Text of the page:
Peggy Wang's daughter and son pose for a photo at their school in Chiang Mai, Thailand.
As Peggy Wang positioned her smartphone to take the photo, her daughter, a grade five student, and her son, who is in grade one, smiled into the camera, their white and blue school uniforms standing out against the colorful playground behind them.
The two Chinese children moved from Beijing to Chiang Mai, Thailand with their family in May. For Wang, who runs her own business, the most important factor that led her to relocate the family to Chiang Mai is the quality international education available in the country.
"The Thai international schools run systematic educational programs based on American or European curriculums, which provide a more relaxed learning environment for children compared to that of schools in China," said Wang.
Wang is not alone. A growing number of China's middle-class families are turning to Southeast Asian countries, such as Thailand and Malaysia, for international education. The past decade has seen an international school boom in China, with international or private bilingual schools becoming the primary choice for many wealthy and elite families.
Drawn by more affordable tuition and the slower pace of life in Thailand, some Chinese families have started enrolling their children in international schools in the country.
The international school Wang's children attend uses the British education system and is one of the eight international schools in Chiang Mai, a tourist city in northern Thailand and one of the most popular Thai destinations among Chinese travelers.
Wang got the idea to relocate while vacationing in Chiang Mai with her children during Spring Festival.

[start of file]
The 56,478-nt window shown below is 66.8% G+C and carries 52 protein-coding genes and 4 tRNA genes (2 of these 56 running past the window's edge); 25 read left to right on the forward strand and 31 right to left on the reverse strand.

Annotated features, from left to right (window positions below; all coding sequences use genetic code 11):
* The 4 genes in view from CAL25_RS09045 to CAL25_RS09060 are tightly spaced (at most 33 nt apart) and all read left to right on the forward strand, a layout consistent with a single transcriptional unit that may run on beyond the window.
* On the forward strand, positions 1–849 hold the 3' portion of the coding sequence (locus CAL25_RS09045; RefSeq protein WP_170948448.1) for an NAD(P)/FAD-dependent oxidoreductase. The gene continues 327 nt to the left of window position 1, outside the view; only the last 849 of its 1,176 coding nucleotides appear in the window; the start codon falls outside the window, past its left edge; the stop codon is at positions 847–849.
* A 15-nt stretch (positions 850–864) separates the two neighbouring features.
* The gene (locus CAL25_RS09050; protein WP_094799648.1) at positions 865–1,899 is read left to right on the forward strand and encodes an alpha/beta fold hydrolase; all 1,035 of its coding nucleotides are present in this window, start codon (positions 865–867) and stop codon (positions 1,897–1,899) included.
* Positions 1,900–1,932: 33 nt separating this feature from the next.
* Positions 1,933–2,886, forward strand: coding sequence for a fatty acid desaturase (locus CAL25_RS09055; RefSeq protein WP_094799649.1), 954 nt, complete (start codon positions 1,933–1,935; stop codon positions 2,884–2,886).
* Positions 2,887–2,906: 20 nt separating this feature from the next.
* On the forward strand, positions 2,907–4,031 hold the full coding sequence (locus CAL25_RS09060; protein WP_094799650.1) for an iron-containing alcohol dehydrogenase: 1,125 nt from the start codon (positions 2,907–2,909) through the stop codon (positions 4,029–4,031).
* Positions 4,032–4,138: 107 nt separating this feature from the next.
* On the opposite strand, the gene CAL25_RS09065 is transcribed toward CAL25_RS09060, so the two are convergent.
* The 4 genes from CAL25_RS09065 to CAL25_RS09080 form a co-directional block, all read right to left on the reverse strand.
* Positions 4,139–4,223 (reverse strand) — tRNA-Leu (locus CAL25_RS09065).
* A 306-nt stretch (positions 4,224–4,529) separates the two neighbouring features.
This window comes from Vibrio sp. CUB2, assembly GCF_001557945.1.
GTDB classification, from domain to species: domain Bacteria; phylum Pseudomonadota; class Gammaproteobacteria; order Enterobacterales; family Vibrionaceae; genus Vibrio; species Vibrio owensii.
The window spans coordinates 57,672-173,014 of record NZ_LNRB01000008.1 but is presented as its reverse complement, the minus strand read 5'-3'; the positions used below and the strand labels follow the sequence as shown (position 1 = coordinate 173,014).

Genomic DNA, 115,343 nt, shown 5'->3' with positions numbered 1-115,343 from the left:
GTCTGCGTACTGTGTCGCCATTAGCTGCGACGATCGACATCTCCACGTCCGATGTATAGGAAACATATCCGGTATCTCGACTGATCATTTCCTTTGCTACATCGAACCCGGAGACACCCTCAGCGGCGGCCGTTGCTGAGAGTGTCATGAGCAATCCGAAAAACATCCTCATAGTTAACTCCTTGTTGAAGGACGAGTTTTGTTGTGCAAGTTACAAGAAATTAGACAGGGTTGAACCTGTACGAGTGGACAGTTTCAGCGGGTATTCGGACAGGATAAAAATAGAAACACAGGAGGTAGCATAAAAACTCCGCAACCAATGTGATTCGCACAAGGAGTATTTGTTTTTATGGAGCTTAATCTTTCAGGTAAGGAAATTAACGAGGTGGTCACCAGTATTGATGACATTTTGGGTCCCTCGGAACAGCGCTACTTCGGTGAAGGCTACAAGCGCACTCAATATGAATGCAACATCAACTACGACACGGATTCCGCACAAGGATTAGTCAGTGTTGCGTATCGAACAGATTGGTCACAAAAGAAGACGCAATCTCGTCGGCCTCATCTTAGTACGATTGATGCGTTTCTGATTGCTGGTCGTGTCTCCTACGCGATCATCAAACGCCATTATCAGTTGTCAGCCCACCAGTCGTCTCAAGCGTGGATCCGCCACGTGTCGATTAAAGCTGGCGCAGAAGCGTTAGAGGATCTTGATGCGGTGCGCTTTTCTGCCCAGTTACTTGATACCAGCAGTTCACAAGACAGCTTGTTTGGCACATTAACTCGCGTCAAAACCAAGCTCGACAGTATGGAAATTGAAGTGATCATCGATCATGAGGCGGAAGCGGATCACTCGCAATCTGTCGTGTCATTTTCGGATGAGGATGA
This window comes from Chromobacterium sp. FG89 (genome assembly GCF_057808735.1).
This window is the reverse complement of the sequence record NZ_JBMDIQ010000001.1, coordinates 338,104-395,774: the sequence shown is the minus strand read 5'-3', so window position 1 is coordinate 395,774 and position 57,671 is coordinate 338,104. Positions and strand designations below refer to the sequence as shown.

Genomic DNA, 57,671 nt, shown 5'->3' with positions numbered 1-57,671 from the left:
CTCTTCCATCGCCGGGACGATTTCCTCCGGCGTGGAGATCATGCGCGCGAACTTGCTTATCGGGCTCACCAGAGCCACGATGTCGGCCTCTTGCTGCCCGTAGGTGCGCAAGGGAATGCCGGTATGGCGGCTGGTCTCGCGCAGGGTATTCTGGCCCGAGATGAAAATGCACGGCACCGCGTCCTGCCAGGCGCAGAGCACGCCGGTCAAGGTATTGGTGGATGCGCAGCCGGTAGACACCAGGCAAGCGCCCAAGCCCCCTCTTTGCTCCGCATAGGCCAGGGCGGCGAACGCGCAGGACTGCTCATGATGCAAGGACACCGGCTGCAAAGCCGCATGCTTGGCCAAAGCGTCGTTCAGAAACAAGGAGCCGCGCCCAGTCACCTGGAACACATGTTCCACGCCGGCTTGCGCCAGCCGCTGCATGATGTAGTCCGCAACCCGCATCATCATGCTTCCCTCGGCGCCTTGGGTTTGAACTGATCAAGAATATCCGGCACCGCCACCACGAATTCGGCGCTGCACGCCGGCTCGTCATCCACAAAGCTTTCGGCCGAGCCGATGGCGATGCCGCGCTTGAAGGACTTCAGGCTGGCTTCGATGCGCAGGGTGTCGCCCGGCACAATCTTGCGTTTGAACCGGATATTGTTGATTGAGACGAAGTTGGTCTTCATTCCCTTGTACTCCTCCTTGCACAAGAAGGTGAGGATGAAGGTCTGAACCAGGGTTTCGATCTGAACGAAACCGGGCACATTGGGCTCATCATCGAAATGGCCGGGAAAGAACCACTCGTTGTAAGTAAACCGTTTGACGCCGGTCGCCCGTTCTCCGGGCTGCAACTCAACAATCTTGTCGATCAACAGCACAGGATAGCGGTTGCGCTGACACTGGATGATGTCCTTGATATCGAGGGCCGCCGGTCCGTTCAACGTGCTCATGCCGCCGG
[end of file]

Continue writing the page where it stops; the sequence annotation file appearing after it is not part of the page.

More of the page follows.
"We all fell into the cozy and slow-paced lifestyle in the city. It's not as crowded as Beijing where traffic congestion and air pollution always turn people down," she said. "The international school fees are also cheaper in Thailand."
Thai international schools charge around 80,000 yuan (,119 ) per year, much less than the average of 200,000 yuan required by international schools in Beijing.
Wang said she is satisfied with the well-established international education system in Thailand, a country that has a long history of offering international education to meet the demands of a large number of Western residents.
Students admitted to the international schools are mainly from Thailand, the U.S. and European countries. Wang's daughter is in a class of 12 students, three of which are from China. Her son is one of two Chinese in a class of 20.
Roy Lewis, the head teacher at Lanna International School Thailand in Chiang Mai, said the school has seen a significant increase in the number of Chinese applicants over the past three years. Lanna currently has 30 Chinese students in a school population of 480 students.
However, while the number of students from China has increased, those who meet the school's entrance requirements are a relatively small percentage of the applicants, said Lewis.
"We have a selection process for all students above kindergarten age, and it is based on English language proficiency. This is because we follow a curriculum that is academically rigorous and requires English language competence," said Lewis.
To ensure a mix of cultures and nationalities, many international schools in Thailand have policies to avoid the situation of one nationality dominating student numbers. Lanna caps the number of students from each nationality at 30 percent per class.
"Any Chinese student who meets our entry requirements is accepted, as at present, we do not have the 30 percent cap in any class for them," said Lewis. "We do not apply different criteria to Chinese applicants to our school."